Second, ask for the funding plan, both for the capital improvements and the maintenance plan. This may be in the mayors office, budget department or some other place.

    Finally, the solution to the concern about the name of the plaza cannot be found here. It is a political problem. If you don't like the name, organize your fellow voters in your city (kids are great organizers too,, but politicians tend to listen more to actual voters-but then, I am cybupical ). That is the only way to address the name problem.

  10. #10
    Cyburbian
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    I have a limited voice at city council gatherings but I'm working on it. My forum is the newspaper.

    Planning and community development may not be the same thing. But neither planners nor community promoters should EVER get the idea that they are tourists in their own town. All of the community slogans regarding "bring the magic" and having things named after a magician will get tired very quickly. Then the transient professionals will move on to do more harm with the same facile tools and naming devices that they brought here.

    The point is that those who live here are going to have to look at this crap for a long long time. Voting the council out of office will be too late.

    Lon in Appleton

  11. #11
    Cyburbian Cardinal's avatar
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    I really fail to see your concern. Although the space will change, it is still going to be an open plaza where people can congregate. There are going to be more features. An entrance sign. A stage. More seating. So what? The space is still there, it is still maintained by the city for public use, and itmay look better than it does today. It is (and has been for decades) named for a person who resided in the city for a time, but was not born there and left. Again, so what? How many places stake their claim to fame on the fact that it was George Washington's headquarters during the _____ campaign, or the like? This is not being done for Houdini or for the people who donated to make it happen. It is being done for the benefit of the public, to make the downtown a more attractive, functional, and vibrant place.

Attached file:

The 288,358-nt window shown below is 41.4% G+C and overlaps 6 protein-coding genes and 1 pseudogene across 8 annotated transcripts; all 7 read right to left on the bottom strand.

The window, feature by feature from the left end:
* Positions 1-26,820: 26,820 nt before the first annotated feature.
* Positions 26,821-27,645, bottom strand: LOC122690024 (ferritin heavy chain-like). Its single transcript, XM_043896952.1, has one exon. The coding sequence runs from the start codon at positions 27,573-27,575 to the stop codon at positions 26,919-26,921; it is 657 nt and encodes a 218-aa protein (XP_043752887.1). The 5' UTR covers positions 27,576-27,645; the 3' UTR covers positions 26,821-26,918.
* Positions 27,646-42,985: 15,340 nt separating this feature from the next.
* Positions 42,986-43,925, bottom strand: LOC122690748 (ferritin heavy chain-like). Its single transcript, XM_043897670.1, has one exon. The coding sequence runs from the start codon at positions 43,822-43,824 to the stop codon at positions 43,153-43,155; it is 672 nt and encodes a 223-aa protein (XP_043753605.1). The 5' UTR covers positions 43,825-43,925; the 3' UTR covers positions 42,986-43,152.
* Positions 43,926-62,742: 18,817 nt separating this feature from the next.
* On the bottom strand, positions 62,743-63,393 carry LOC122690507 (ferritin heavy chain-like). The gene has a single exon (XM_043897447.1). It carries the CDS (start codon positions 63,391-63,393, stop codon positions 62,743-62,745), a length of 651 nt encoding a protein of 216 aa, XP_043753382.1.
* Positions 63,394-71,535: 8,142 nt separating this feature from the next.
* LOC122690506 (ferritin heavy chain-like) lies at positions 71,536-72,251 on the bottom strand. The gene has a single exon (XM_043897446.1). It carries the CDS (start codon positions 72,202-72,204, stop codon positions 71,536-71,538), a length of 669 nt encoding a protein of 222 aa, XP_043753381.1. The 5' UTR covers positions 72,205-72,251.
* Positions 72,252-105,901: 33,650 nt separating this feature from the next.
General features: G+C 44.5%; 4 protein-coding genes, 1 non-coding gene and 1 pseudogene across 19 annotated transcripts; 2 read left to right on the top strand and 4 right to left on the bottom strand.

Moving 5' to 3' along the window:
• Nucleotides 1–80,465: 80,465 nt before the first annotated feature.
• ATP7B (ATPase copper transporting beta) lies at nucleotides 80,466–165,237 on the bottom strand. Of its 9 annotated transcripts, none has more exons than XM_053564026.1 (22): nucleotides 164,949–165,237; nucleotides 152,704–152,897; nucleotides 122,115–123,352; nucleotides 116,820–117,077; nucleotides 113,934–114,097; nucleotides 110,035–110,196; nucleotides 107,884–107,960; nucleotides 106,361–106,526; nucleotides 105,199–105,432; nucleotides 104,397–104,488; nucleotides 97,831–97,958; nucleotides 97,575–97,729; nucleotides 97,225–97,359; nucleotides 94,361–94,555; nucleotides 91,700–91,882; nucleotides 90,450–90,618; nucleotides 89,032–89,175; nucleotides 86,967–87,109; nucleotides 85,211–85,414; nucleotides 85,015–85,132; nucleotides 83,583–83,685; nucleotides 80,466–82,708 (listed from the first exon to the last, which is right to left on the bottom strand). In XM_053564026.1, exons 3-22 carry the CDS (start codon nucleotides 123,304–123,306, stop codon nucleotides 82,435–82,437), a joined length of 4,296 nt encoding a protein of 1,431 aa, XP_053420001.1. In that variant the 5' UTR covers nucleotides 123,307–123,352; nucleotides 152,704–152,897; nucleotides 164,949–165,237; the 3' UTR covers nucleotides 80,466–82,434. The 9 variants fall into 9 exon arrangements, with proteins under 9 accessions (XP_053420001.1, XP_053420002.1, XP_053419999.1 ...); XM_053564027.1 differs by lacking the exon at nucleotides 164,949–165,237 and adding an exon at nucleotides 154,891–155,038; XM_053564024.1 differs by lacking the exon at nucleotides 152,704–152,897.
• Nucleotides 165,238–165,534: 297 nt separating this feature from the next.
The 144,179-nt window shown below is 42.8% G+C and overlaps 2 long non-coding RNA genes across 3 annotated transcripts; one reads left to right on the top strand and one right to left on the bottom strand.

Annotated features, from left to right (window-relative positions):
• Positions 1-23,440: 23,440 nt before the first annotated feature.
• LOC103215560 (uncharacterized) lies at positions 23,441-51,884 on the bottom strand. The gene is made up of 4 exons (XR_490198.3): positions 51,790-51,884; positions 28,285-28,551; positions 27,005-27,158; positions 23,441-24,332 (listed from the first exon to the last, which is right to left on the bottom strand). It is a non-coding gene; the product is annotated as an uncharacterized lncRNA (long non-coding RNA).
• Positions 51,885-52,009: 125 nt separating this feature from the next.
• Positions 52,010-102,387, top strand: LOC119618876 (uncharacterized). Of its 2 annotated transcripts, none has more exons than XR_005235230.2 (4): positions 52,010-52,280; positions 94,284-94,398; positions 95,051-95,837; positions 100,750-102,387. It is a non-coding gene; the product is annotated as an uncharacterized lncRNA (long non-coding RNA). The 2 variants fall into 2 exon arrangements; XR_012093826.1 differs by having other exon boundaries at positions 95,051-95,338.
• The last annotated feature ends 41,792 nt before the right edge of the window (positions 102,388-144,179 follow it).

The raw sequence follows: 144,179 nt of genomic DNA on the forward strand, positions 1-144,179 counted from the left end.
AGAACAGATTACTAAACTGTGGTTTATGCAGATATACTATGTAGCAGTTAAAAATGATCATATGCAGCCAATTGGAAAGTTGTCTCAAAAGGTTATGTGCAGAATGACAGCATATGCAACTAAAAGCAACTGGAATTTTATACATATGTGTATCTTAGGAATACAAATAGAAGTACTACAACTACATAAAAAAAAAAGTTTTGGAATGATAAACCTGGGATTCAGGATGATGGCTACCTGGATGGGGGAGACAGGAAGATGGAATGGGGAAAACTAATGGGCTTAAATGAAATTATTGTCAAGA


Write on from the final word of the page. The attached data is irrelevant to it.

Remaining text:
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  12. #12
    Cyburbian
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    Just got back from the council meeting.

    The 'so what'? shrug of the shoulders about citizen's rights to the city were there is spades. The subject of the function of public space never came up. It was about who would pay what and when.

    If no further discussion of the meaning of public space is forthcoming: that space which the flag day parade passes by with apparently another shrug of the shoulders and so what, then my business here is concluded.

  13. #13
    Cyburbian Random Traffic Guy's avatar
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    Quote Originally posted by loninappleton View post
    The point is that those who live here are going to have to look at this crap for a long long time. Voting the council out of office will be too late.
    Quote Originally posted by loninappleton View post
    Just got back from the council meeting.
    The 'so what'? shrug of the shoulders about citizen's rights to the city were there is spades. The subject of the function of public space never came up. It was about who would pay what and when.
    What is done can easily be undone, just takes commitment. Sounds like the council is reflecting the will of the people, the council doesn't care because the people don't care. If a majority of people got interested and committed enough, the plan would change in an instant. Same as any parcel of land that is "lost to future use thanks to Walmart or other undesirable use", give them incentive and they will have bulldozers out there tomorrow.

    Every city is just a complaint-minimizing organism. They're probably getting complaints about the square being old and empty[1], so they respond to the stimuli. No one is apparently complaining about the lack of public open space.